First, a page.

Can I get disability on the basis of foot drop?
Foot drop is an abnormality in gait in which the forefoot drops. Foot drop occurs because of a weakness, irritation or even damage to the common fibular nerve including the sciatic nerve or a paralysis of the muscles of t,he anterior portion of the lower leg. No matter what the cause, foot drop is generally considered by Social Security to be an indicator of a more severe impairment that may prevent work activity.
Social Security Disability evaluates foot drop using the criteria of spinal or lower extremity impairment listings. If your foot drop causes limitations so severe that you meet or equal the criteria of an impairment listing, you may be awarded disability benefits.
Remember, all disabling impairments must be supported by objective medical evidence (i.e. MRI, CT, or nerve condition study) from a medically acceptable source (i.e. orthopedist, neurosurgeon, neurologist, etc.).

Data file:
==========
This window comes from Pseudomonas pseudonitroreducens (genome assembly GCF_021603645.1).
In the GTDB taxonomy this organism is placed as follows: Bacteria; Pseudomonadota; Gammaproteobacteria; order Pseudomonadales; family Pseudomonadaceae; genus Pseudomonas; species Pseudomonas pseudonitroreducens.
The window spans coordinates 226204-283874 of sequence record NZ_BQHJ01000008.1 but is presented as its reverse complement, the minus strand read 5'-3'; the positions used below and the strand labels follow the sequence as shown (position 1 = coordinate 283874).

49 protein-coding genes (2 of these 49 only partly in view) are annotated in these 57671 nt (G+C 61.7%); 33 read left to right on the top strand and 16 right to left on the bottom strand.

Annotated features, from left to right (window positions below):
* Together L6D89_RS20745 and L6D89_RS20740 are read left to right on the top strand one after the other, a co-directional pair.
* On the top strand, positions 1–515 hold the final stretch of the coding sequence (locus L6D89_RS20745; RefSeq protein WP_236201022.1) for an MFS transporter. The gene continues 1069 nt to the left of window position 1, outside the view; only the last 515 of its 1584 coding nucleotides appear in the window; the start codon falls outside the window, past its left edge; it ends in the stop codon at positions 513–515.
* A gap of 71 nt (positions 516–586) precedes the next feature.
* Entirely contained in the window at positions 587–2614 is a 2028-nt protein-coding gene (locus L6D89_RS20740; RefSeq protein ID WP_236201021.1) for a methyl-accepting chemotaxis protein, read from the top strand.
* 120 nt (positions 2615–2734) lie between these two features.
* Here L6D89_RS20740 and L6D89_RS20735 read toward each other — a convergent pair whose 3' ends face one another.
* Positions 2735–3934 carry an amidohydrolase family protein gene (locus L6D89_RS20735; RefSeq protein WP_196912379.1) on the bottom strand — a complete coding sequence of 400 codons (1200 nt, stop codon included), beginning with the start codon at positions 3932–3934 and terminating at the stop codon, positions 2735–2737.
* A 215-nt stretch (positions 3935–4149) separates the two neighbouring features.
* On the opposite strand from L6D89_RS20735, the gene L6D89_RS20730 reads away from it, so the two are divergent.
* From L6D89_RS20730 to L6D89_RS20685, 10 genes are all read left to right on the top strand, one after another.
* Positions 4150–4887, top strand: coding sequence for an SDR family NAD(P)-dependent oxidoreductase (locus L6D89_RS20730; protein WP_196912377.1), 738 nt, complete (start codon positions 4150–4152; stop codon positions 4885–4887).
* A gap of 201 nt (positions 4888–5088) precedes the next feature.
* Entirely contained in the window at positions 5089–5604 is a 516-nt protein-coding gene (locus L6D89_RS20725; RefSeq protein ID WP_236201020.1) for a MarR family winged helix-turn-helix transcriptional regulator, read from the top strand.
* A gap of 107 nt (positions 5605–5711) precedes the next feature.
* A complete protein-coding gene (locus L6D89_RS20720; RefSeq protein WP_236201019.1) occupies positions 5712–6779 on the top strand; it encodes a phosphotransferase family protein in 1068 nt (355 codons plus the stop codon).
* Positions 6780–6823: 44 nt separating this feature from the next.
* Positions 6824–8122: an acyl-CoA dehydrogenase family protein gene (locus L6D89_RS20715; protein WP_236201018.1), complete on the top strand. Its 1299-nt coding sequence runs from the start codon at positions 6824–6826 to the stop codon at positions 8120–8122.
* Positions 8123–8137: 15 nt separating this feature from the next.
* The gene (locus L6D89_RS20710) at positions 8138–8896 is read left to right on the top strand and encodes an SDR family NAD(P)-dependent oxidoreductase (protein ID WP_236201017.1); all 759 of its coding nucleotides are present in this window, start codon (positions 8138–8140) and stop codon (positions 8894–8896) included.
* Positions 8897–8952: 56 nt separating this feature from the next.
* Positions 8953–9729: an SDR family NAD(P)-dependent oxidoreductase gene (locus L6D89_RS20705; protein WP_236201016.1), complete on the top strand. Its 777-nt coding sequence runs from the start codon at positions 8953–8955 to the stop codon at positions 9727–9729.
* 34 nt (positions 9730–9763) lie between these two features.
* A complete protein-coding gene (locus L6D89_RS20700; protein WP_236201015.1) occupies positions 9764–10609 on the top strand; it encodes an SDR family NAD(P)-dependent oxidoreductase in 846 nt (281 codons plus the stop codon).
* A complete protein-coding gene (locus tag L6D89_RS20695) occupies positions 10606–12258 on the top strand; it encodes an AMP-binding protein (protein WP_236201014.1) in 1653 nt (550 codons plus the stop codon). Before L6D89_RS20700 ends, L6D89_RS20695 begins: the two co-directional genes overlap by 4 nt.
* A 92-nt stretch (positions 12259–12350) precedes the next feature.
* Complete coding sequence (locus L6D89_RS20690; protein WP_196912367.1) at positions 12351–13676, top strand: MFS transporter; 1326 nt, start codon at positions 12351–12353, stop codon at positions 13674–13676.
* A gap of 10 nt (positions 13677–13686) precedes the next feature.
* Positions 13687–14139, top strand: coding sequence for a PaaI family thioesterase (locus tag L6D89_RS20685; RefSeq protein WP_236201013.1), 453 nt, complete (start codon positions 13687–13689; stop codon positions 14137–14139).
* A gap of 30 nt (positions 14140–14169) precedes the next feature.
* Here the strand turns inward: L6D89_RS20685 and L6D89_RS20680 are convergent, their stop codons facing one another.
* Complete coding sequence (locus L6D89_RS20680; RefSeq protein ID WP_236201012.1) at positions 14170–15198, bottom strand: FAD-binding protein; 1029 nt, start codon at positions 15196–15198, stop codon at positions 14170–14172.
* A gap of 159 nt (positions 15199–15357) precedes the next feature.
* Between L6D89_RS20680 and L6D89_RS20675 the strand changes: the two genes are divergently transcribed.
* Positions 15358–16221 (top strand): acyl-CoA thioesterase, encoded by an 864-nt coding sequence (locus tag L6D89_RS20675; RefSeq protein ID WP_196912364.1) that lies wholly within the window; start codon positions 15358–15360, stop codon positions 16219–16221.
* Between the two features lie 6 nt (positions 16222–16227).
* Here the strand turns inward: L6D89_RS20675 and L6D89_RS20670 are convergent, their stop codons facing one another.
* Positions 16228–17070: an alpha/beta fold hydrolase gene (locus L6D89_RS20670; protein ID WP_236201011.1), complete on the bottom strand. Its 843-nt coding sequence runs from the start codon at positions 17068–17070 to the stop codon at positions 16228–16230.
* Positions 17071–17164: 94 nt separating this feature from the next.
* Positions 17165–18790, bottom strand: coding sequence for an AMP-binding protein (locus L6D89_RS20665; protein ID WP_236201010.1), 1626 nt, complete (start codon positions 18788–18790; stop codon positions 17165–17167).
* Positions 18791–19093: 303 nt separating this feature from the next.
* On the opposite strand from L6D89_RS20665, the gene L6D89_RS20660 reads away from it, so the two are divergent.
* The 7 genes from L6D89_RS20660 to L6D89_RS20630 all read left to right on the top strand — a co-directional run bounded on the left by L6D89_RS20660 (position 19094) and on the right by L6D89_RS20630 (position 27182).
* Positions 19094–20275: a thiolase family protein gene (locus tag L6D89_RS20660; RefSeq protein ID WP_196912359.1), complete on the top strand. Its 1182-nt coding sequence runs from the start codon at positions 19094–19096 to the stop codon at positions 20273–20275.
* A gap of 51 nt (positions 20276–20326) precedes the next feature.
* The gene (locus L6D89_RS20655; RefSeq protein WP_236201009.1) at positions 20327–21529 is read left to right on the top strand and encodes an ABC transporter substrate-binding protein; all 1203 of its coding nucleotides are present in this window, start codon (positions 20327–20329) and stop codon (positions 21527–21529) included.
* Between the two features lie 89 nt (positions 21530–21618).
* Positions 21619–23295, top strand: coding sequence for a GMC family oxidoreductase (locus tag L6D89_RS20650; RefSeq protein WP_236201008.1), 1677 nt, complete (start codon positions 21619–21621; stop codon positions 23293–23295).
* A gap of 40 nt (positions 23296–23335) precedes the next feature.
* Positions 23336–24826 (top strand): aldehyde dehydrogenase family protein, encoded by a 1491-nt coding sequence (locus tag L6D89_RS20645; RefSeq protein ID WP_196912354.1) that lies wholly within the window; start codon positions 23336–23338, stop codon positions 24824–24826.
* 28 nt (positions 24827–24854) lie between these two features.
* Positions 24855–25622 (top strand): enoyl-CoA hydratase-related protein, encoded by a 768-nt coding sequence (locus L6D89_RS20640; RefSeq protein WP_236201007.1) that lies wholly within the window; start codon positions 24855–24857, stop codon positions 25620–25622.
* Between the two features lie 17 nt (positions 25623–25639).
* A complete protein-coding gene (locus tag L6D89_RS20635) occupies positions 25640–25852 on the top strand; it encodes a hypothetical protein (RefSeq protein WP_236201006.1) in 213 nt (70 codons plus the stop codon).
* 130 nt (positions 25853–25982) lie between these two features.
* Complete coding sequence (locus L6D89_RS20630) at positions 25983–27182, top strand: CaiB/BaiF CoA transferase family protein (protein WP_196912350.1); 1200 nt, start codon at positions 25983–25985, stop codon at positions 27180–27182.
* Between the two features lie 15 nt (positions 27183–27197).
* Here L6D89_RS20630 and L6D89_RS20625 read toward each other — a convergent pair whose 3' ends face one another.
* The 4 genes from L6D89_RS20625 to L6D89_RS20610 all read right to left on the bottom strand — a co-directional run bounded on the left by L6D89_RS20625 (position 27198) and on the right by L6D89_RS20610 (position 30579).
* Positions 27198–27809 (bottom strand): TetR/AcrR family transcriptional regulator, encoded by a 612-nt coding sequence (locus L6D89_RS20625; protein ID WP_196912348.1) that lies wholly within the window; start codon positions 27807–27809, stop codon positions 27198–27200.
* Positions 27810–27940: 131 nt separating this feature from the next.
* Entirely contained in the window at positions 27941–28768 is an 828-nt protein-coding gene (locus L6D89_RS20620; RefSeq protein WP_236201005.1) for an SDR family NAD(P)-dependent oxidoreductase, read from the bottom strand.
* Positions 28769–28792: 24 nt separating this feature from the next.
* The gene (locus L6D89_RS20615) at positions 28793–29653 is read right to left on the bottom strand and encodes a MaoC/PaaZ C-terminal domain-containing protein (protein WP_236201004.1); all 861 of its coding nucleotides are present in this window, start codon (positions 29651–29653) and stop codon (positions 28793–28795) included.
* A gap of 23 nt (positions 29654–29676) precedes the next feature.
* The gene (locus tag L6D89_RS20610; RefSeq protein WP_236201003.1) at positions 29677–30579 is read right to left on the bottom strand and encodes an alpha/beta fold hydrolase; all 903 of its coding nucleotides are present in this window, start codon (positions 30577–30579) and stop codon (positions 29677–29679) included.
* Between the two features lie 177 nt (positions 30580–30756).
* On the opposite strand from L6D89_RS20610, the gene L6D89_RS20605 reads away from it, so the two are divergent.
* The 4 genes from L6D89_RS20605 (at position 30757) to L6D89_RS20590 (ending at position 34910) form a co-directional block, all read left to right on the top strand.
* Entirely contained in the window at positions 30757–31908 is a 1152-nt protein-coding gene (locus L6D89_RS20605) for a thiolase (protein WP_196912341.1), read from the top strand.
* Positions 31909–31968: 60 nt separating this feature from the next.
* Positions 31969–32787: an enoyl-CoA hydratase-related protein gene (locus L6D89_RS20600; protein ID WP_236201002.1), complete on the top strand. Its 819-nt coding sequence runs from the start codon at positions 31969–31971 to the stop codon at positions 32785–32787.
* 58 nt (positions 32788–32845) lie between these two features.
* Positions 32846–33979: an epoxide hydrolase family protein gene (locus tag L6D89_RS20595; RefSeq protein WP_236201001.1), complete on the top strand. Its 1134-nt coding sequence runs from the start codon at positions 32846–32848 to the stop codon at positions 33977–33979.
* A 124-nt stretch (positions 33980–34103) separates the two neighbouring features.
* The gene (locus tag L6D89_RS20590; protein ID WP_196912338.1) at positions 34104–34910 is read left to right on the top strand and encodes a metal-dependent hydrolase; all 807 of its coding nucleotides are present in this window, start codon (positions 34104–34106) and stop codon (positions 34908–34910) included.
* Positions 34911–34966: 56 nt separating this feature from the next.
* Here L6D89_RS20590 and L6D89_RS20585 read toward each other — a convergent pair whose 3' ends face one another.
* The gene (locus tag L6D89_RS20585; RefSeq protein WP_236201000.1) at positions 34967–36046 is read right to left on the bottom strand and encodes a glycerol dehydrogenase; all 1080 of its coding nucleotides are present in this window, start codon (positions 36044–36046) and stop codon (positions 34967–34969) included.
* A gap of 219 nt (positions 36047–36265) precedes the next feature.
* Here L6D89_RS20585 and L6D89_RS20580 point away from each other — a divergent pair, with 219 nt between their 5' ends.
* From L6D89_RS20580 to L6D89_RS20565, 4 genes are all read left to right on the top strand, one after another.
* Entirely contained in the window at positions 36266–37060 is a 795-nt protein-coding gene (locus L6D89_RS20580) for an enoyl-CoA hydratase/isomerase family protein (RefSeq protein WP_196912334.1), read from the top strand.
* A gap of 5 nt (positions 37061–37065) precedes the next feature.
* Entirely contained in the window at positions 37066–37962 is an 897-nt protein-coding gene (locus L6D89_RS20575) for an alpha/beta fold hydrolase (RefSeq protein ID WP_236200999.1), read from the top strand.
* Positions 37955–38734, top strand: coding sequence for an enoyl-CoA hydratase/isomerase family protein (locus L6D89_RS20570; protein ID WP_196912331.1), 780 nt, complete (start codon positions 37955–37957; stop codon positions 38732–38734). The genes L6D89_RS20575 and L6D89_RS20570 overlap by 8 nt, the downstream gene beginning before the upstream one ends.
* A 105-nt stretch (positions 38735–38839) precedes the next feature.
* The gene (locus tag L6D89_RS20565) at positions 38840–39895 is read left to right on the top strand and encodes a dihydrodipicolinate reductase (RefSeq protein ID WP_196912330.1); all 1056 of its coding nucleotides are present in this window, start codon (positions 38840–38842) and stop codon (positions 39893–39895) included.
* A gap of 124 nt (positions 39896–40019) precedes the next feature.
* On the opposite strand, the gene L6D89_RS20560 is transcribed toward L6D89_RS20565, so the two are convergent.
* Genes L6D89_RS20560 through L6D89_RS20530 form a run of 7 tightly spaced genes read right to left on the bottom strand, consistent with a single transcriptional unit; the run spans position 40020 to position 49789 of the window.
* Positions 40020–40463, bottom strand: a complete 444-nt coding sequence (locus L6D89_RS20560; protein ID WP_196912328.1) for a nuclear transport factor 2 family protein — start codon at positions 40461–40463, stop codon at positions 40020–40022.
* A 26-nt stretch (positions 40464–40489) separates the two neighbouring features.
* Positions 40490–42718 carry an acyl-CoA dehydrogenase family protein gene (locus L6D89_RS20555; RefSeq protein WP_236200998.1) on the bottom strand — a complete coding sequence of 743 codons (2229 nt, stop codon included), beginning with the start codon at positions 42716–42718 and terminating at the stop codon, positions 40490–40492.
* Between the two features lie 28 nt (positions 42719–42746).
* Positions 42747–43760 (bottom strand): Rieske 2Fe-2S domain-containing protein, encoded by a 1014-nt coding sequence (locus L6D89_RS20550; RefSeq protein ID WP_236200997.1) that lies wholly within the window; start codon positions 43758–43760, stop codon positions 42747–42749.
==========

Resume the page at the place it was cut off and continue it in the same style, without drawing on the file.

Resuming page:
Even if you are unable to meet or equal a Social Security impairment listing, you may still be approved for disability benefits through a medical vocational allowance. Medical vocational allowances consider the severity and limitations caused by your foot drop along with your age, education, job skills, and the potential transferability of your job skills to other work.
If you are unable to perform any of the jobs you worked in fifteen years prior to becoming disabled, and the limitations prevent you from performing any other type of work you may be found disabled.
The definition of Social Security Disability states that you must have a medically verifiable severe impairment that has prevented you from performing SGA for twelve months, or is expected to prevent you from performing SGA for twelve months to be eligible for disability.Therefore, if you have been unable to perform SGA because of your foot drop, you should consider filing for Social Security Disability.
About the Author: Tim Moore is a former Social Security Disability Examiner in North Carolina, has been interviewed by the NY Times and the LA Times on the disability system, and is an Accredited Disability Representative (ADR) in North Carolina. For assistance on a disability application or Appeal in NC, click here.
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